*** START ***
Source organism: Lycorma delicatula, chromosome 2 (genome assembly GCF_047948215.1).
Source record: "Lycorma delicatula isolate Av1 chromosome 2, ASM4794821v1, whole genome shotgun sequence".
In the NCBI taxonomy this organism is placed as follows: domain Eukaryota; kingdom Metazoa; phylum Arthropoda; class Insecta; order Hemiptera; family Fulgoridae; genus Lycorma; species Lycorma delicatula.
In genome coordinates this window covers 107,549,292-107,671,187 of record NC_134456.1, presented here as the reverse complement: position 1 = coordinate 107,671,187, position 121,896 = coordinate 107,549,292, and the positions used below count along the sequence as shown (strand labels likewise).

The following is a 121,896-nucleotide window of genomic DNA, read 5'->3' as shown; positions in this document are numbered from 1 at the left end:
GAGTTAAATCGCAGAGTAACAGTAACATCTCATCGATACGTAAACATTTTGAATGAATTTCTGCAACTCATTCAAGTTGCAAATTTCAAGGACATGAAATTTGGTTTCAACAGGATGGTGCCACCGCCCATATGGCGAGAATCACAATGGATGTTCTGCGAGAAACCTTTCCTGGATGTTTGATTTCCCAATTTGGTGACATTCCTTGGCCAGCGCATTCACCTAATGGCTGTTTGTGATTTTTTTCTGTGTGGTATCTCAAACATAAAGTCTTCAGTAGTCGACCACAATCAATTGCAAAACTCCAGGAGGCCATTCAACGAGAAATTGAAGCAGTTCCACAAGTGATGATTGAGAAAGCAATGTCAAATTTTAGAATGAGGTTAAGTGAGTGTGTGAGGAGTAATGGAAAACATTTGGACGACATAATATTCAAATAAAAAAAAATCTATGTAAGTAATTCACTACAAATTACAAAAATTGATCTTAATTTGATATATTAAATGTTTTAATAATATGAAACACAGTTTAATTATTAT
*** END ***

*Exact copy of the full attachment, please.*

Source organism: Lycorma delicatula, chromosome 2 (genome assembly GCF_047948215.1).
Source record: "Lycorma delicatula isolate Av1 chromosome 2, ASM4794821v1, whole genome shotgun sequence".
In the NCBI taxonomy this organism is placed as follows: domain Eukaryota; kingdom Metazoa; phylum Arthropoda; class Insecta; order Hemiptera; family Fulgoridae; genus Lycorma; species Lycorma delicatula.
In genome coordinates this window covers 107,549,292-107,671,187 of record NC_134456.1, presented here as the reverse complement: position 1 = coordinate 107,671,187, position 121,896 = coordinate 107,549,292, and the positions used below count along the sequence as shown (strand labels likewise).

The following is a 121,896-nucleotide window of genomic DNA, read 5'->3' as shown; positions in this document are numbered from 1 at the left end:
GAGTTAAATCGCAGAGTAACAGTAACATCTCATCGATACGTAAACATTTTGAATGAATTTCTGCAACTCATTCAAGTTGCAAATTTCAAGGACATGAAATTTGGTTTCAACAGGATGGTGCCACCGCCCATATGGCGAGAATCACAATGGATGTTCTGCGAGAAACCTTTCCTGGATGTTTGATTTCCCAATTTGGTGACATTCCTTGGCCAGCGCATTCACCTAATGGCTGTTTGTGATTTTTTTCTGTGTGGTATCTCAAACATAAAGTCTTCAGTAGTCGACCACAATCAATTGCAAAACTCCAGGAGGCCATTCAACGAGAAATTGAAGCAGTTCCACAAGTGATGATTGAGAAAGCAATGTCAAATTTTAGAATGAGGTTAAGTGAGTGTGTGAGGAGTAATGGAAAACATTTGGACGACATAATATTCAAATAAAAAAAAATCTATGTAAGTAATTCACTACAAATTACAAAAATTGATCTTAATTTGATATATTAAATGTTTTAATAATATGAAACACAGTTTAATTATTAT